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J Nutr. 1999 Jun;129(6):1135-9.

Dietary folate from vegetables and citrus fruit decreases plasma homocysteine concentrations in humans in a dietary controlled trial.

Author information

1
Division of Human Nutrition, Wageningen Agricultural University, 6700 EV Wageningen, The Netherlands.

Abstract

Elevated total plasma homocysteine (tHcy) concentrations are considered a risk factor for neural tube defects (NTD) and cardiovascular disease. Supplementation with folic acid decreases the risk of women having children with NTD. In both sexes, it decreases tHcy levels. We investigated the efficacy of natural dietary folate in improving folate and homocysteine status. We performed a 4-wk dietary controlled, parallel design intervention trial with 66 healthy subjects (18-45 y) divided into 3 treatment groups: the dietary folate group, the folic acid group and the placebo group. Each day each group was fed a different diet. The dietary folate group received a diet high in vegetables and citrus fruit (total folate content approximately 560 microgram) plus a placebo tablet. The folic acid group received a diet naturally low in folate (approximately 210 microgram) plus 500 microgram folic acid and placebo tablet on alternate days, i.e., 250 microgram folic acid/d. And the placebo group received the same low-folate diet as the folic acid group plus a placebo tablet. After 4 wk of intervention, folate status improved, and tHcy concentrations decreased in both the dietary folate and the folic acid groups. From the amount of additional folate (350 microgram/d) and folic acid (250 microgram/d) consumed, the relative bioavailability of dietary folate compared to folic acid was calculated to be 60-98%, depending on the endpoint used. In conclusion, increasing the consumption of vegetables and citrus fruit, both good sources of folate, will improve folate status and decrease tHcy concentrations. This may contribute to the prevention of cardiovascular disease and NTD in the general population.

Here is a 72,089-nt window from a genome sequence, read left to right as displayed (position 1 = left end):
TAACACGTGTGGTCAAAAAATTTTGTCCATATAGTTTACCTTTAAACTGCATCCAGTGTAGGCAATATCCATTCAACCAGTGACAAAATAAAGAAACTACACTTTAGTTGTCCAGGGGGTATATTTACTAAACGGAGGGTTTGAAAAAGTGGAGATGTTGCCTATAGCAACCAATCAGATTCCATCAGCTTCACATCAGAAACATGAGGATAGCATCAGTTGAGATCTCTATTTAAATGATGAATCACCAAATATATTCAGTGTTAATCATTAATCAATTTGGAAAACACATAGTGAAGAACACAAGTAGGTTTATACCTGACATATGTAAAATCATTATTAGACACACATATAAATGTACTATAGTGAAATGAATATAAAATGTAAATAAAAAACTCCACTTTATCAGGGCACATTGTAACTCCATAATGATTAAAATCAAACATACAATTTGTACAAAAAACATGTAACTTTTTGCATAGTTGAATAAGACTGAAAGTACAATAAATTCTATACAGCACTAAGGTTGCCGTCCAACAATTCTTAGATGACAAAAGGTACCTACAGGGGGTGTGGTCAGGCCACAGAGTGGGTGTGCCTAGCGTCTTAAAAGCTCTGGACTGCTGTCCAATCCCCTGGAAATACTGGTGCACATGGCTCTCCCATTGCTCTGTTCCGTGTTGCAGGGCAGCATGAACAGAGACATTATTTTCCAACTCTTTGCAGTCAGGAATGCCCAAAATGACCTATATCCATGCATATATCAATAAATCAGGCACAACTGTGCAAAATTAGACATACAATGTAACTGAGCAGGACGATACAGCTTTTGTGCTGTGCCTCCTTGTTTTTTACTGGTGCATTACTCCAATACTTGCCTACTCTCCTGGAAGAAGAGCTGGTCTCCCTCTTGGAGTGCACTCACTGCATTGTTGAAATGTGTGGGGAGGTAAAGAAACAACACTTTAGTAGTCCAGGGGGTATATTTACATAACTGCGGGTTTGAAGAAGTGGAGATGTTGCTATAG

PMID:
10356077
DOI:
10.1093/jn/129.6.1135
[Indexed for MEDLINE]

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